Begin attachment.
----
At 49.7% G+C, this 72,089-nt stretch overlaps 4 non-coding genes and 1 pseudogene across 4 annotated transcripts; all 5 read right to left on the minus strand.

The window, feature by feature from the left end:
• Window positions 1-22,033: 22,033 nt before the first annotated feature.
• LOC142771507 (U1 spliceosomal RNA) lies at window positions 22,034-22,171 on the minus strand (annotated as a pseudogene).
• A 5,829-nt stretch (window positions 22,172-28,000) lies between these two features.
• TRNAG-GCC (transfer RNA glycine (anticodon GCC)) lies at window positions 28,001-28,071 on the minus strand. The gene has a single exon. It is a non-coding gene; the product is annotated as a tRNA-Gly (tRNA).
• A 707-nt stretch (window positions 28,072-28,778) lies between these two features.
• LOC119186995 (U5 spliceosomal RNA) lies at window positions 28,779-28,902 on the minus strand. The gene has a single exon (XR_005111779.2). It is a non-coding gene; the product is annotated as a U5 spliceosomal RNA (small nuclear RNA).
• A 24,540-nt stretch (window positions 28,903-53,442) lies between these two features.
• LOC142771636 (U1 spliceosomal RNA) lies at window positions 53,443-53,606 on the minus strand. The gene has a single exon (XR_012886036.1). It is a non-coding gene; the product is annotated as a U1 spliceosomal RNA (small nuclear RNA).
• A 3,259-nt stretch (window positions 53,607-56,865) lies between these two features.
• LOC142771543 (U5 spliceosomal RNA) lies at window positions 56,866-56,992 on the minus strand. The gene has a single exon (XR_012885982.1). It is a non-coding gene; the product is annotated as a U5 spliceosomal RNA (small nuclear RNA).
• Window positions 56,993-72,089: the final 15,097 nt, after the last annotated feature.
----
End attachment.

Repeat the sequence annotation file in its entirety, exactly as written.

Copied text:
At 49.7% G+C, this 72,089-nt stretch overlaps 4 non-coding genes and 1 pseudogene across 4 annotated transcripts; all 5 read right to left on the minus strand.

The window, feature by feature from the left end:
• Window positions 1-22,033: 22,033 nt before the first annotated feature.
• LOC142771507 (U1 spliceosomal RNA) lies at window positions 22,034-22,171 on the minus strand (annotated as a pseudogene).
• A 5,829-nt stretch (window positions 22,172-28,000) lies between these two features.
• TRNAG-GCC (transfer RNA glycine (anticodon GCC)) lies at window positions 28,001-28,071 on the minus strand. The gene has a single exon. It is a non-coding gene; the product is annotated as a tRNA-Gly (tRNA).
• A 707-nt stretch (window positions 28,072-28,778) lies between these two features.
• LOC119186995 (U5 spliceosomal RNA) lies at window positions 28,779-28,902 on the minus strand. The gene has a single exon (XR_005111779.2). It is a non-coding gene; the product is annotated as a U5 spliceosomal RNA (small nuclear RNA).
• A 24,540-nt stretch (window positions 28,903-53,442) lies between these two features.
• LOC142771636 (U1 spliceosomal RNA) lies at window positions 53,443-53,606 on the minus strand. The gene has a single exon (XR_012886036.1). It is a non-coding gene; the product is annotated as a U1 spliceosomal RNA (small nuclear RNA).
• A 3,259-nt stretch (window positions 53,607-56,865) lies between these two features.
• LOC142771543 (U5 spliceosomal RNA) lies at window positions 56,866-56,992 on the minus strand. The gene has a single exon (XR_012885982.1). It is a non-coding gene; the product is annotated as a U5 spliceosomal RNA (small nuclear RNA).
• Window positions 56,993-72,089: the final 15,097 nt, after the last annotated feature.